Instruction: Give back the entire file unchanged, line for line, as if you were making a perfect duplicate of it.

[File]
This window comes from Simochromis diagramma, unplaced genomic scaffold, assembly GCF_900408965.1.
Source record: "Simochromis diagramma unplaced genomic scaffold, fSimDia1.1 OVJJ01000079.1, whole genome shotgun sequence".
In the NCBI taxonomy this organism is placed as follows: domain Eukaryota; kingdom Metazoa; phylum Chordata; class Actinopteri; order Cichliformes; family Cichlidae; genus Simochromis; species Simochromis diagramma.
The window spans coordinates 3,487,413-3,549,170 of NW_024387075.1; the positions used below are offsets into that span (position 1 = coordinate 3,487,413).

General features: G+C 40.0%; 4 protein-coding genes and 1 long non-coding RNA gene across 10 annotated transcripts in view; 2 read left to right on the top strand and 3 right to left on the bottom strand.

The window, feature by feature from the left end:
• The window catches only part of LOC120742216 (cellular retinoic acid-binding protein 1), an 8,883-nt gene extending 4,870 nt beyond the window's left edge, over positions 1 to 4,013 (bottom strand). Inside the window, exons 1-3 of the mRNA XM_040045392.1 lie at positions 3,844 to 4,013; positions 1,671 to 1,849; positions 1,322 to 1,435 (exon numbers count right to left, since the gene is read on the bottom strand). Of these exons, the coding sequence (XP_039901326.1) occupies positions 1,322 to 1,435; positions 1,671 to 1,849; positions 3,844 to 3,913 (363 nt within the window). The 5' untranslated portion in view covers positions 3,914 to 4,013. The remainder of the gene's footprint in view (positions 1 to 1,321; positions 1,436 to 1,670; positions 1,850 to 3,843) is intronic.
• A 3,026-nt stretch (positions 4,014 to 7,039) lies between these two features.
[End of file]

This window comes from Simochromis diagramma, unplaced genomic scaffold, assembly GCF_900408965.1.
Source record: "Simochromis diagramma unplaced genomic scaffold, fSimDia1.1 OVJJ01000079.1, whole genome shotgun sequence".
In the NCBI taxonomy this organism is placed as follows: domain Eukaryota; kingdom Metazoa; phylum Chordata; class Actinopteri; order Cichliformes; family Cichlidae; genus Simochromis; species Simochromis diagramma.
The window spans coordinates 3,487,413-3,549,170 of NW_024387075.1; the positions used below are offsets into that span (position 1 = coordinate 3,487,413).

General features: G+C 40.0%; 4 protein-coding genes and 1 long non-coding RNA gene across 10 annotated transcripts in view; 2 read left to right on the top strand and 3 right to left on the bottom strand.

The window, feature by feature from the left end:
• The window catches only part of LOC120742216 (cellular retinoic acid-binding protein 1), an 8,883-nt gene extending 4,870 nt beyond the window's left edge, over positions 1 to 4,013 (bottom strand). Inside the window, exons 1-3 of the mRNA XM_040045392.1 lie at positions 3,844 to 4,013; positions 1,671 to 1,849; positions 1,322 to 1,435 (exon numbers count right to left, since the gene is read on the bottom strand). Of these exons, the coding sequence (XP_039901326.1) occupies positions 1,322 to 1,435; positions 1,671 to 1,849; positions 3,844 to 3,913 (363 nt within the window). The 5' untranslated portion in view covers positions 3,914 to 4,013. The remainder of the gene's footprint in view (positions 1 to 1,321; positions 1,436 to 1,670; positions 1,850 to 3,843) is intronic.
• A 3,026-nt stretch (positions 4,014 to 7,039) lies between these two features.